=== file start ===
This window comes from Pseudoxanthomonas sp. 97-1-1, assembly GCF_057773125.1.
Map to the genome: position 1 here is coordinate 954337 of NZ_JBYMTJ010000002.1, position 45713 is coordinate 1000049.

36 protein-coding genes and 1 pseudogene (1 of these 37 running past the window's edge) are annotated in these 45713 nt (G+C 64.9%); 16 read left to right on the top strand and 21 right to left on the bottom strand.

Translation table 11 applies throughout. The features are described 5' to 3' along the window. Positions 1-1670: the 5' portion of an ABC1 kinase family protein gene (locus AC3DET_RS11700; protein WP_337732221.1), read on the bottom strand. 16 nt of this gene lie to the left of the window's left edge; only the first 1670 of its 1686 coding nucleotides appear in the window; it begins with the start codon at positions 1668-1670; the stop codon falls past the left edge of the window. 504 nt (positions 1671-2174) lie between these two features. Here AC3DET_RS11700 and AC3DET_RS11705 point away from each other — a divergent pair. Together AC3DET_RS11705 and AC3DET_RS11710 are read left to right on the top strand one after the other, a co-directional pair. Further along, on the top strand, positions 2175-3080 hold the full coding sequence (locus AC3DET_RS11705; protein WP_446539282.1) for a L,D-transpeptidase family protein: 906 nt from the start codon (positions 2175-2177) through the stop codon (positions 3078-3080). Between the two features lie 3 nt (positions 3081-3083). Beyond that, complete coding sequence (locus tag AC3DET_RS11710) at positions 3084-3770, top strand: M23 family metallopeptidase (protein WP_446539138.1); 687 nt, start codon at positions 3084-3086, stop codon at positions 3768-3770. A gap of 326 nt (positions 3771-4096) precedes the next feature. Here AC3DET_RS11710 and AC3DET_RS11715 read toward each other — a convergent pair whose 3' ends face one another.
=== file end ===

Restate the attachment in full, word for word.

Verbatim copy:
This window comes from Pseudoxanthomonas sp. 97-1-1, assembly GCF_057773125.1.
Map to the genome: position 1 here is coordinate 954337 of NZ_JBYMTJ010000002.1, position 45713 is coordinate 1000049.

36 protein-coding genes and 1 pseudogene (1 of these 37 running past the window's edge) are annotated in these 45713 nt (G+C 64.9%); 16 read left to right on the top strand and 21 right to left on the bottom strand.

Translation table 11 applies throughout. The features are described 5' to 3' along the window. Positions 1-1670: the 5' portion of an ABC1 kinase family protein gene (locus AC3DET_RS11700; protein WP_337732221.1), read on the bottom strand. 16 nt of this gene lie to the left of the window's left edge; only the first 1670 of its 1686 coding nucleotides appear in the window; it begins with the start codon at positions 1668-1670; the stop codon falls past the left edge of the window. 504 nt (positions 1671-2174) lie between these two features. Here AC3DET_RS11700 and AC3DET_RS11705 point away from each other — a divergent pair. Together AC3DET_RS11705 and AC3DET_RS11710 are read left to right on the top strand one after the other, a co-directional pair. Further along, on the top strand, positions 2175-3080 hold the full coding sequence (locus AC3DET_RS11705; protein WP_446539282.1) for a L,D-transpeptidase family protein: 906 nt from the start codon (positions 2175-2177) through the stop codon (positions 3078-3080). Between the two features lie 3 nt (positions 3081-3083). Beyond that, complete coding sequence (locus tag AC3DET_RS11710) at positions 3084-3770, top strand: M23 family metallopeptidase (protein WP_446539138.1); 687 nt, start codon at positions 3084-3086, stop codon at positions 3768-3770. A gap of 326 nt (positions 3771-4096) precedes the next feature. Here AC3DET_RS11710 and AC3DET_RS11715 read toward each other — a convergent pair whose 3' ends face one another.